- JavaFX Tutorial
- JavaFX Overview
- Your First JavaFX Application
- JavaFX CSS Styling
- JavaFX ImageView
- JavaFX Label
- JavaFX Button
- JavaFX MenuButton
- JavaFX ToggleButton
- JavaFX RadioButton
- JavaFX CheckBox
- JavaFX ChoiceBox
- JavaFX ComboBox
- JavaFX ListView
- JavaFX DatePicker
- JavaFX TextField
- JavaFX PasswordField
- JavaFX TextArea
- JavaFX Group
- JavaFX HBox
- JavaFX VBox
- JavaFX FlowPane
- JavaFX TilePane
- JavaFX GridPane
- JavaFX PieChart
- JavaFX BarChart
- JavaFX StackedBarChart
- JavaFX ScatterChart
- JavaFX LineChart
- JavaFX AreaChart
- JavaFX StackedAreaChart
JavaFX is a GUI toolkit for Java (GUI is short for Graphical User Interface). JavaFX makes it easier to create desktop applications and games in Java. This JavaFX tutorial is a multi-page tutorial explaining the core features of JavaFX. See the menu in the left side of this page to see all the topics covered in this JavaFX tutorial.
Some applications are just easier to create as standalone desktop applications than as web applications. For instance, applications that need to access the local disk of the computer it runs on, or which needs to communicate with many different remote systems, and sometimes using other protocols than HTTP (e.g. IAP or streaming protocols etc.). JavaFX is a good option in these cases.
I have been skeptical of JavaFX historically. Why would Java need yet another GUI toolkit? And why was it living side by side with AWT and Swing? Did we really need another GUI toolkit? These, and many other questions haunted me in the early days of JavaFX.
However, things have changed. JavaFX will now replace Swing as the recommended GUI toolkit for Java. Furthermore, JavaFX is more consistent in its design than Swing, and has more features. It is more modern too, enabling you to design GUI using layout files (XML) and style them with CSS, just like we are used to with web applications. JavaFX also integrates 2D + 3D graphics, charts, audio, video, and embedded web applications into one coherent GUI toolkit.
All in all, I must say that JavaFX is a welcome step in the right direction for Java on the desktop. There is a community effort to get JavaFX to run on mobile devices too (see futher down this page). Let's hope they succeed with that.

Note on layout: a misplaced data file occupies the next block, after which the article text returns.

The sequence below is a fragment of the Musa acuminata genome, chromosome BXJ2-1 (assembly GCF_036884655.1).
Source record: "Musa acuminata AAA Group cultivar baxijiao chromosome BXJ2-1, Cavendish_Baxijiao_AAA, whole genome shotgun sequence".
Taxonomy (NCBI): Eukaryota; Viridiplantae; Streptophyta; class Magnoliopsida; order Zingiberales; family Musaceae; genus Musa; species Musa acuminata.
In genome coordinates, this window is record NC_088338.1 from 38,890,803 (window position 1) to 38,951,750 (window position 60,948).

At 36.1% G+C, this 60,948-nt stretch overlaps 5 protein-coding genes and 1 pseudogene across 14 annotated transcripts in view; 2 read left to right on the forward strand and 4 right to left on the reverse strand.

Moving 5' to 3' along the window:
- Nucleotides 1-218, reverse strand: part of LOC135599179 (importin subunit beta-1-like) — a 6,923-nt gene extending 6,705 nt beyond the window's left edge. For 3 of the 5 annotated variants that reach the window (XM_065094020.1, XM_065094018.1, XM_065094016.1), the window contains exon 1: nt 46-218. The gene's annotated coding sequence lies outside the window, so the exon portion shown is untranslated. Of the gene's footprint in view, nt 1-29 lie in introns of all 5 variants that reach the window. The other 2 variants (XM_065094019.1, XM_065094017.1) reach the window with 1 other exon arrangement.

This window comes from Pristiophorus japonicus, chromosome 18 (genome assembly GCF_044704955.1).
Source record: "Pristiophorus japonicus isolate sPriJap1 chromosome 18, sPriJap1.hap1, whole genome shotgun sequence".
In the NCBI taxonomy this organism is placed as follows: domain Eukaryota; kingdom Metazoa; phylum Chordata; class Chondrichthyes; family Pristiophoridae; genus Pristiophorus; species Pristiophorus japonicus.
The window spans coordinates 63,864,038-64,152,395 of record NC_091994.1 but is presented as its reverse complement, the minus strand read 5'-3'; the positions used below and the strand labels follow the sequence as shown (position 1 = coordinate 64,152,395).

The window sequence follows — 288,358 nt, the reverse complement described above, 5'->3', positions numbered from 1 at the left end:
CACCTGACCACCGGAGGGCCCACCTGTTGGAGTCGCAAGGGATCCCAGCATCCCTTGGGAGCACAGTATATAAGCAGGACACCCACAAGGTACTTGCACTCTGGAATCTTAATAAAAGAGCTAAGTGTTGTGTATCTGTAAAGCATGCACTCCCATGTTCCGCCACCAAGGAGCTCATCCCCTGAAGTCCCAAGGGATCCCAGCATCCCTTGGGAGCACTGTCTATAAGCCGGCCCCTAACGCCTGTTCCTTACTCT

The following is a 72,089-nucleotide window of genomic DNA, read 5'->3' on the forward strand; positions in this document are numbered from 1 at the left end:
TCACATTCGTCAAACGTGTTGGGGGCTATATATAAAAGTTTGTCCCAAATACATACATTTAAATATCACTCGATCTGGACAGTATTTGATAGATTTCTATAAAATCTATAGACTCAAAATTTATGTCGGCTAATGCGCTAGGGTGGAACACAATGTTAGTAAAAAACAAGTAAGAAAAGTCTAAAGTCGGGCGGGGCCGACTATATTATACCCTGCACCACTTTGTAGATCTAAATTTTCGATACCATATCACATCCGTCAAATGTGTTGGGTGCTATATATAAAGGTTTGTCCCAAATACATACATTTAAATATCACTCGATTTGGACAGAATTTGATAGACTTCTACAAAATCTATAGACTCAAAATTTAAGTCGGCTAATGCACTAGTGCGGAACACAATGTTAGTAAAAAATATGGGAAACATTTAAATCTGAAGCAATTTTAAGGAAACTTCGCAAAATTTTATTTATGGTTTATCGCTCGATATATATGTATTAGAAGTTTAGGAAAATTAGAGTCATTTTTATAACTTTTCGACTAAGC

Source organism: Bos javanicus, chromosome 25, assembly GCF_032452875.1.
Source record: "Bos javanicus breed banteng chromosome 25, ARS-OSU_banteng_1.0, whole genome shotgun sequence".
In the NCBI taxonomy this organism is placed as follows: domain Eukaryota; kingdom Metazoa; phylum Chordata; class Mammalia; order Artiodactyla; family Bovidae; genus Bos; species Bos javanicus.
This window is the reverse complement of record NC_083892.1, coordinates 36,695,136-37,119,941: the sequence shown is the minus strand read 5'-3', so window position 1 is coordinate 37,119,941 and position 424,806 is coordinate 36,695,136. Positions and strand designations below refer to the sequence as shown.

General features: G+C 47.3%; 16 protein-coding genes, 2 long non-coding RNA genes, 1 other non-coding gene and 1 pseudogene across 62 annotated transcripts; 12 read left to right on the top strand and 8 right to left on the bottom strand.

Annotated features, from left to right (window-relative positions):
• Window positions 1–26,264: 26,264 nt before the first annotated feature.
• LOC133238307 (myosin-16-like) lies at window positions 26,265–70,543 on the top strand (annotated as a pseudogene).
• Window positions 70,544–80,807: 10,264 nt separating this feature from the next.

JavaFX comes with a large set of built-in GUI components, like buttons, text fields, tables, trees, menus, charts and much more. That saves you a lot of time when building a desktop applications.
JavaFX components can be styled using CSS, and you can use FXML to compose a GUI instead of doing it in Java code. This makes it easier to quickly put a GUI together, or change the looks or composition without having to mess around in the Java code.
JavaFX contains a set of ready-to-use chart components, so you don't have to code that from scratch every time you need a basic chart.
JavaFX also comes with support for 2D and 3D graphics as well as audio and video support. This is useful if you are developing a game, or similar media applications.
JavaFX even contains a WebView based on the popular WebKit browser, so you can embed web pages or web applications inside JavaFX.
JavaFX in Java 8
From Java 8 JavaFX is bundled with the Java platform, so JavaFX is available everywhere Java is.
JavaFX Replaces Swing
JavaFX is intended to replace Swing as the default GUI toolkit in Java. Swing will still be shipped with Java for some time, but you should consider porting your old Java Swing applications to JavaFX some time in the future.
From Java 8 you can also create standalone install packages for Windows, Mac and Linux with Java, which includes the JRE needed to run them. This means that you can distribute JavaFX applications to these platforms even if the platform does not have Java installed already.
JavaFX applications can also be installed and executed using Java WebStart. To start an application using Java WebStart you need to create a JNLP file (Java Network Launch Protocol) file and put it on a web server, and create a link to it from a web page somewhere. WHen the user clicks the link to the JNLP file the application is downloaded and started.
Once the JavaFX application is installed it can be started again using the same JNLP link. The application is not downloaded the second time. It is executed from the previous installation.
Java WebStart also makes it possible to upgrade the installed JavaFX applications to newer versions. This is a great way to handle upgrades for internal tools in an enterprise. It is almost as seamless as upgrading web applications.
JavaFX Use Cases
I have been asked several times if desktop applications are not dead - if there are really any use cases left for something like JavaFX. It is true, that many applications fit better as web applications, because you access them rarely, and the resources you access are stored on a server anyways. But there are also several types of applications that are better implemented as desktop applications. Here is a list of some of the use cases I see for JavaFX:
- Developer tools
- File compression / encryption tools
- Tools scanning the local disk
- Local system maintenance tools
- Backup tools
- Virus scans
- Utility apps
- Skype / Messenger / Chat
- Screen shot tools
- Photo and video editing
- Video players
- Audio editing
- Audio players
- Data Science Tools
Here are some of the desktop apps I use regularly:
- IntelliJ IDEA
- Premiere Pro
- VideoLAN (VLC)
JavaFX on Mobile Devices
There is a community effort to make JavaFX applications run on mobile devices. The Gluon project (gluonhq.com) is an open source project which can package your JavaFX applications for Android and iOS.
Even though JavaFX is part of Java 8, the JavaFX JavaDoc is not included in the standard Java 8 JavaDoc. You can find the JavaFX JavaDoc here: